Nevertheless, a growing number of *f*-electron systems do not conform with this QCP scenario; for example, the NFL behavior and/or SC in some systems occurs in the absence of an obvious QCP (11⇓⇓–14). An intriguing candidate is the alloy Yb-doped CeCoIn_{5} that exhibits an unconventional phase diagram without an apparent QCP, whereas the onset of coherence in the Kondo lattice and the superconducting transition temperature are only weakly dependent on Yb concentration and prevail for doping up to (15). However, the presence of a QCP in the parent CeCoIn_{5} compound and the logarithmic temperature dependence of the normal state Sommerfeld coefficient in lightly doped Ce_{1−x}Yb_{x}CoIn_{5} crystals (16) show that this system is in the vicinity to a QCP. Therefore, we are presented with the remarkable opportunity to elucidate the nature of the NFL behavior and unconventional SC in such a system, to search for possible QCPs, and to determine the specific role the QCP plays in defining the low-temperature properties of this material and, in particular, to determine the degree to which quantum criticality and SC are coupled to each other.

To uncover the field-induced QCP and its evolution on Yb concentration, we study the magnetic field (*H*) and temperature (*T*) dependence of the transverse in-plane magnetoresistivity (MR), , for T and K. Fig. 1*A* and its *Inset* display the field dependence of measured at different temperatures for the and samples, respectively. We note that the data for these samples fall under two groups: (*i*) nonmonotonic field dependence of MR (main panel) with positive MR at low fields and negative quadratic MR at high fields, typical for and (*ii*) negative and quadratic MR over the whole measured field range (*Inset*), typical behavior for the high Yb doping .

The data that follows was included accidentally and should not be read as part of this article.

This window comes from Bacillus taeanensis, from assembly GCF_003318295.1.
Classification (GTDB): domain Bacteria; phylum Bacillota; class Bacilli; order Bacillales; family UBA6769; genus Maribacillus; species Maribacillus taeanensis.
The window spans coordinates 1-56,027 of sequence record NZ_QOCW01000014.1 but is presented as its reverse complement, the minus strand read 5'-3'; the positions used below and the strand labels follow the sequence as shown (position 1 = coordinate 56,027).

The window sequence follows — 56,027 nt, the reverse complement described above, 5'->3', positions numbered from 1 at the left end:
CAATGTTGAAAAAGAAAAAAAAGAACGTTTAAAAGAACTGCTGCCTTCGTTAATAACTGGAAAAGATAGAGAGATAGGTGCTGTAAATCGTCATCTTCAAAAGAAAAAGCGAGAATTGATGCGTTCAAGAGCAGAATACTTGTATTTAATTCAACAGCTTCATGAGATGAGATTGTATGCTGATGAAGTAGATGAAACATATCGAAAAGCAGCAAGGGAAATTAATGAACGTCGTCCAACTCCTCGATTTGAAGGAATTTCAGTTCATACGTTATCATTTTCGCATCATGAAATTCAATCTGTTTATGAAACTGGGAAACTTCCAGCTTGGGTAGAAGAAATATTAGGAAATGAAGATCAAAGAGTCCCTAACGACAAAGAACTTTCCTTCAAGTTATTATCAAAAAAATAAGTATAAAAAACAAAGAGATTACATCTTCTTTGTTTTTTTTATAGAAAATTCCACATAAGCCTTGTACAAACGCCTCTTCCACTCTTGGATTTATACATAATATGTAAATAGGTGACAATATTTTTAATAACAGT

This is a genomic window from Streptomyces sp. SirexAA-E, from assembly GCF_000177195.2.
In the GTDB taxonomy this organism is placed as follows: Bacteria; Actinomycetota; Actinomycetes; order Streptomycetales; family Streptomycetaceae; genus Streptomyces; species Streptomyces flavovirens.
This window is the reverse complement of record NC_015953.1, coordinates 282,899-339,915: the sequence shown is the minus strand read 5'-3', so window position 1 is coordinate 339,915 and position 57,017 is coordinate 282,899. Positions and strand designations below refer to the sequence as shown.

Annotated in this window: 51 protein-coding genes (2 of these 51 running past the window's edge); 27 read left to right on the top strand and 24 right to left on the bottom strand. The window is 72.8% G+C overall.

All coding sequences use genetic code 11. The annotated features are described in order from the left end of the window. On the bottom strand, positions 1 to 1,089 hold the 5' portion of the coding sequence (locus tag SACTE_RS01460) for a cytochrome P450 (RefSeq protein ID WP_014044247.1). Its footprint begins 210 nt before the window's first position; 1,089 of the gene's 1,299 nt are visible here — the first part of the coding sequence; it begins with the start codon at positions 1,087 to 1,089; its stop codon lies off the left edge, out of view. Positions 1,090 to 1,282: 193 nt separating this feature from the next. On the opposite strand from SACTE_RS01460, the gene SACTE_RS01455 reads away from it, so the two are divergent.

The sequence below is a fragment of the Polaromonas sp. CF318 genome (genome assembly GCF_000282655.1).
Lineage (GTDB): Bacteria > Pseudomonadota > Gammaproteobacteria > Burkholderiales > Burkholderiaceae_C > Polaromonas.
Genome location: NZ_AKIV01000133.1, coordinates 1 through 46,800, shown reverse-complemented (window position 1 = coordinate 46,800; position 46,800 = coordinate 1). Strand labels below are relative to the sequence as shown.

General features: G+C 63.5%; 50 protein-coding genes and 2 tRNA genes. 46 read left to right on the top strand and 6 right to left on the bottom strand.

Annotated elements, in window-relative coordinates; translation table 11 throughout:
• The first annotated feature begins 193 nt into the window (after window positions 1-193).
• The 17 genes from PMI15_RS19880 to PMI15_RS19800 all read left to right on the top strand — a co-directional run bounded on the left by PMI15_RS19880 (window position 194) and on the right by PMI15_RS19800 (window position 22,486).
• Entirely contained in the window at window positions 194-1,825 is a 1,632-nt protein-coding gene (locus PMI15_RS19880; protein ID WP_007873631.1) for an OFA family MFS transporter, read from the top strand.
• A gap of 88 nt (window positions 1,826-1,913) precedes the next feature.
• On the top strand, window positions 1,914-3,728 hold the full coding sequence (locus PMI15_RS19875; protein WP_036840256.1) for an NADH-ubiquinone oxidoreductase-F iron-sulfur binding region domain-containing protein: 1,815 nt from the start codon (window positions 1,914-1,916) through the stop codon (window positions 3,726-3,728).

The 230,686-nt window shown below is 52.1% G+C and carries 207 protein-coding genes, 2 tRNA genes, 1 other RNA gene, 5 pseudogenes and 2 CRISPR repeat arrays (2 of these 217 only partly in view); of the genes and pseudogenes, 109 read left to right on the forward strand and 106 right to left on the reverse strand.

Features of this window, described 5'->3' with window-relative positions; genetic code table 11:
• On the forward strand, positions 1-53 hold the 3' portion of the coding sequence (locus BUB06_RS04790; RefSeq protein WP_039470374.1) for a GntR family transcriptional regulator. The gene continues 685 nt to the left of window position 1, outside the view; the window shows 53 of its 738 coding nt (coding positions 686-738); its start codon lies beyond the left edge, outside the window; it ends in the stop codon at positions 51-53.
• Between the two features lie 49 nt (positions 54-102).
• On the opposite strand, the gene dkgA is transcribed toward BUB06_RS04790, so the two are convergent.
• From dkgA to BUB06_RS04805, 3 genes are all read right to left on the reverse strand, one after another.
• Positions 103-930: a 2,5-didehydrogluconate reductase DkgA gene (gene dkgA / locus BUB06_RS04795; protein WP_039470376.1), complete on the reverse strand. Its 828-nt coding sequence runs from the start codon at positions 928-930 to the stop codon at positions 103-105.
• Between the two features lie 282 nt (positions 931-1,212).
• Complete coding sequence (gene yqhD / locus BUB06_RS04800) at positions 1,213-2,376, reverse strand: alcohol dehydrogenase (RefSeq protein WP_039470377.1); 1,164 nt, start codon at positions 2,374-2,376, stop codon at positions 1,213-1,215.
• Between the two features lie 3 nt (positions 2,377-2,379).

Positive MR in heavy-fermion materials at low fields marks the departure from the single-ion Kondo behavior and is determined by the formation of the coherent Kondo lattice state for systems in or close to their Fermi liquid ground state (18⇓⇓⇓⇓–23). The maximum in the MR of a Kondo lattice Fermi liquid at a certain field value is a result of the competition between a *T*-independent residual resistivity contribution that increases with increasing *H*, and a *T*-dependent term that decreases with increasing *H* (23, 24). Thus, in conventional Kondo lattice systems, the peak in the field-dependent MR moves toward lower *H* with increasing *T* because a lower field is required to break the Kondo lattice coherence.